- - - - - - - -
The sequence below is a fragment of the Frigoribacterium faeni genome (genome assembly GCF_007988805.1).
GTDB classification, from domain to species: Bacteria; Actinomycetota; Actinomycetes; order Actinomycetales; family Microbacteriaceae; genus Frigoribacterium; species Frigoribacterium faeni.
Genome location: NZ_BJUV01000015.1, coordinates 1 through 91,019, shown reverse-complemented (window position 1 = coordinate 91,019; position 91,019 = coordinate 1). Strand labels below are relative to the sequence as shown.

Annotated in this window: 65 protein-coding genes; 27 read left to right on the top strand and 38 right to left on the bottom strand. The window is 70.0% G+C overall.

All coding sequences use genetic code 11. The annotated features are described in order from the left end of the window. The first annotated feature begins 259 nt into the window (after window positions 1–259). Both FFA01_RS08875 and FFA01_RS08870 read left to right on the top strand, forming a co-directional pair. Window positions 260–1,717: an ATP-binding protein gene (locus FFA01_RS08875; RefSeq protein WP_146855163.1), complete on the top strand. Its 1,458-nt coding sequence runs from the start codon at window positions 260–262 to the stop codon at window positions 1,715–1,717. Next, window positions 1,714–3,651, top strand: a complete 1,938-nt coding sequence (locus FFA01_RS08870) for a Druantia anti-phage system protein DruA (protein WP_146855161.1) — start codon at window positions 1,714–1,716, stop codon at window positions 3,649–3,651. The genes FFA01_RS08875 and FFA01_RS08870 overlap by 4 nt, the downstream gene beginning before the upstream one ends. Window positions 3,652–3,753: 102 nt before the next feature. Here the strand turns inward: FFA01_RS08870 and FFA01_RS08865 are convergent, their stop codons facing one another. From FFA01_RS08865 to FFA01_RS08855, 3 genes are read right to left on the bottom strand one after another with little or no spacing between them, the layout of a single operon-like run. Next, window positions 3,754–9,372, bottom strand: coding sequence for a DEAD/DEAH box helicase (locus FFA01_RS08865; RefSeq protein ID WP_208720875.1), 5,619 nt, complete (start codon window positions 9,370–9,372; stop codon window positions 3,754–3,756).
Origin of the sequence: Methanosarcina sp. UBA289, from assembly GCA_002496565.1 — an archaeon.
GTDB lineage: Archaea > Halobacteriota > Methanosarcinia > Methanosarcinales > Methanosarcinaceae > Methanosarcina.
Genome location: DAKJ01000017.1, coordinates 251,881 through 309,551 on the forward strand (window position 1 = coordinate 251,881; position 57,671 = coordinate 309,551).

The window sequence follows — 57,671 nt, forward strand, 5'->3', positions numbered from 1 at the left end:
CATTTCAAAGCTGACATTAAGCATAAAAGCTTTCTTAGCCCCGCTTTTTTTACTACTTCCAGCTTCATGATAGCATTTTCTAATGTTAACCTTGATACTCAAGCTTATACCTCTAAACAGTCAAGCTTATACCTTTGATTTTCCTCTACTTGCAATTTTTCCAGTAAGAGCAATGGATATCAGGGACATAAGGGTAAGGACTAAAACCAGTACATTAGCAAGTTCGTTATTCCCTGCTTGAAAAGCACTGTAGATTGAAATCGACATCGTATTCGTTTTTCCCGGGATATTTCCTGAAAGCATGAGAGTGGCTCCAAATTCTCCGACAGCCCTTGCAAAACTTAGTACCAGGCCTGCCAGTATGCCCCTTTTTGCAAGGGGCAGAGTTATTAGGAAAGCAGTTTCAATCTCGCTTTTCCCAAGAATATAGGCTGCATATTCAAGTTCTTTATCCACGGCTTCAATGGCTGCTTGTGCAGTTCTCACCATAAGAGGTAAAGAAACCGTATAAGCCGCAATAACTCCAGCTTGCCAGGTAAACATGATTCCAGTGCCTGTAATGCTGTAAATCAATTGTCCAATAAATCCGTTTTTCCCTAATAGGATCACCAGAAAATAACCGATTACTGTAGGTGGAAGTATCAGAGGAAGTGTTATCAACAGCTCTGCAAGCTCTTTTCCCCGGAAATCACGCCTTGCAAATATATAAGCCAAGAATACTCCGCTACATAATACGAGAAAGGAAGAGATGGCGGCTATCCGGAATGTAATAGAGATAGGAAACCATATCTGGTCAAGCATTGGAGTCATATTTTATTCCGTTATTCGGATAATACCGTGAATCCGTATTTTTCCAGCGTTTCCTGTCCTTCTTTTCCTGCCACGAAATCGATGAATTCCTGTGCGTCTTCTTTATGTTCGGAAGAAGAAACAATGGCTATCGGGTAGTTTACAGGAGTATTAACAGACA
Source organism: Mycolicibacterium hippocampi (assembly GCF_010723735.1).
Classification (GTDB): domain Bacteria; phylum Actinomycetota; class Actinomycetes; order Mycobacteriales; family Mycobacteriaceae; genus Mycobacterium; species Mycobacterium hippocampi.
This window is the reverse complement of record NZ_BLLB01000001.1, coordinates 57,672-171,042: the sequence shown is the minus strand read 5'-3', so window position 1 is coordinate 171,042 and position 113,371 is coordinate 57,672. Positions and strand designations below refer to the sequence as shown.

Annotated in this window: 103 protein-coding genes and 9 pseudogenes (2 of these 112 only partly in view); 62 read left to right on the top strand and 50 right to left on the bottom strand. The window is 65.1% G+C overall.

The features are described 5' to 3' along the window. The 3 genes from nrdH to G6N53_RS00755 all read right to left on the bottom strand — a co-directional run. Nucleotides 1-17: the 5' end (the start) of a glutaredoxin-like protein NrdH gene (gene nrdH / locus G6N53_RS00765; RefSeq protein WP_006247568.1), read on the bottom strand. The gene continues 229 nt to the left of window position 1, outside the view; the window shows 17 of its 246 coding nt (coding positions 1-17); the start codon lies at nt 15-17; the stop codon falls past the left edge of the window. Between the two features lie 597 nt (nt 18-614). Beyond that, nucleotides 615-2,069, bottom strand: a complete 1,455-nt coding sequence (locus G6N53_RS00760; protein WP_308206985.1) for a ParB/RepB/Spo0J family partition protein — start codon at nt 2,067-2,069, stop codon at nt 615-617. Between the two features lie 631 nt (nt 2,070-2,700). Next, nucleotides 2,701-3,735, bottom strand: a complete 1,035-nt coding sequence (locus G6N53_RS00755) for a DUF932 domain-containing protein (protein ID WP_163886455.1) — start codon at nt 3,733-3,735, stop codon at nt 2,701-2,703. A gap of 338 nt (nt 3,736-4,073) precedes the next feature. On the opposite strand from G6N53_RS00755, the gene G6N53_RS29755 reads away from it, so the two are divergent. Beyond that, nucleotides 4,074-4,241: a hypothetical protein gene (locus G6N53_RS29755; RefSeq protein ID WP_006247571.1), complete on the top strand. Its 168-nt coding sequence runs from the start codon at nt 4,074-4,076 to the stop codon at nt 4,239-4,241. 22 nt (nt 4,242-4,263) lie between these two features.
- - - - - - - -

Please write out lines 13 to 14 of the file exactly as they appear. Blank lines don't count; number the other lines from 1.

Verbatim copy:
This window is the reverse complement of record NZ_BLLB01000001.1, coordinates 57,672-171,042: the sequence shown is the minus strand read 5'-3', so window position 1 is coordinate 171,042 and position 113,371 is coordinate 57,672. Positions and strand designations below refer to the sequence as shown.

Annotated in this window: 103 protein-coding genes and 9 pseudogenes (2 of these 112 only partly in view); 62 read left to right on the top strand and 50 right to left on the bottom strand. The window is 65.1% G+C overall.